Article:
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Mobile development

Mobile app development refers to creating applications and other software specific to mobile devices, like smartphones, smart TVs and smart watches. Netguru builds mobile applications on all major platforms, including iOS and Android. Mobile development seeks to optimize functionality and user experience on mobile devices. On Netguru blog we cover mobile development topics, including Native Apps, Swift, Kotlin, React Native and Flutter.

To say that mobile development is the future would be an understatement – it also dominates the present. Mobile devices (think smartphones) have overtaken desktop machines (such as laptops and old-school workstations) in Internet use back in 2016, and the trend has only progressed since then. Plainly speaking, if your website or product is not usable on mobile devices, you are set to lose over 50% of your potential customers right off the bat.
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In 2016, React Native was one of the rising technologies giving a great promise to save on development time but also carrying some risks. No one really knew in which direction it would go, whether it would last or become forgotten. We decided to take a bet and invest in the research on React Native. Today, we know it paid off, and React Native is here to stay. Facebook’s framework has been leveraged by big players such as Tesla, Instagram, and Airbnb. Airbnb has recently shared their experience with RN on their blog. After having delivered 20 projects and with 15 RN developers on board, we want to share what happened over the past 18 months of our journey with this technology.
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As a software consultancy, we very often have an opportunity to create projects in new, modern technologies. In this blogpost, we would like to describe to you our the experience we gained  programming with Flutter, a modern, cross-platform framework created by Google.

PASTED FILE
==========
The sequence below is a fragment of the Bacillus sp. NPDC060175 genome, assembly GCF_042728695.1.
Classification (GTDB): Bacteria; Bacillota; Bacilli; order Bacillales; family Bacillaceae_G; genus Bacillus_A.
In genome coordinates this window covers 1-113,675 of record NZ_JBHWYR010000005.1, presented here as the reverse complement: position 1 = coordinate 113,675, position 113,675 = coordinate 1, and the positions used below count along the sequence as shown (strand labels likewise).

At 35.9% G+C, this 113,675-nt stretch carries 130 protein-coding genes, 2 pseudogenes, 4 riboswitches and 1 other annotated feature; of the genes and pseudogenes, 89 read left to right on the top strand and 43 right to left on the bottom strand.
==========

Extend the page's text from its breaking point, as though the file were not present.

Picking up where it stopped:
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How to Improve Mobile App Stability

Finding a way of connecting with prospective customers is the main concern you should have as a business owner. Utilising the power of mobile apps is a great way to give consumers a glimpse into what your company is about and what you can offer them.
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The last 20% of developing an Android mobile app is 80% of the work. That is what the Pareto principle tells us. This last 20% is making the app store page so beautiful that users who find it install your app. That’s where app store optimisation comes in. Using research on how users navigate through app stores, you can improve download rate of your app drastically. This process is called App Store Optimisation, or ASO for short.
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Currently, security is one of the hottest topics in IT. Users, companies, and legislators are taking the subject of data security and privacy more and more seriously. This trend also applies to mobile applications due to their proximity to the user. Frequency of use and convenience mean that mobile apps often store important private data. iOS, due to its closed system and restrictions imposed by Apple, is considered one of the most secure mobile operating systems. This does not mean, however, that you can neglect security when developing an iOS application.
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For years, Java has been the standard for developing Android apps. In 2011, JetBrains presented Kotlin, a new statically-typed language running on Java Virtual Machine. In 2017, during Google I/O, Kotlin was announced as an official language for Android development. As Kotlin is a modern programming language with powerful features, it gained popularity among Android developers. It was placed second on the list of the most loved programming languages in the Stack Overflow Developer Survey 2018.
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The introduction of Kotlin has brought up a number of questions. Where did it come from? Should already successful apps that are written using the traditional stack adopt the recently popularised programming language?  
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In May 2017, the Android team at Google announced first-class support for Kotlin, a statically typed programming language that runs on the Java Virtual Machine (JVM). Kotlin is built by JetBrains, who (it is worth noting) is also responsible for developing the JetBrains IntelliJ Java IDE, which Google’s own Android Studio is based on.
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A few years back, hybrid apps built with Ionic, Cordova or PhoneGap were a perfect and cost-effective alternative to native development. However, with the technology moving forward, they might not meet users’ expectations anymore. React Native is a good alternative that can save your app from going under.
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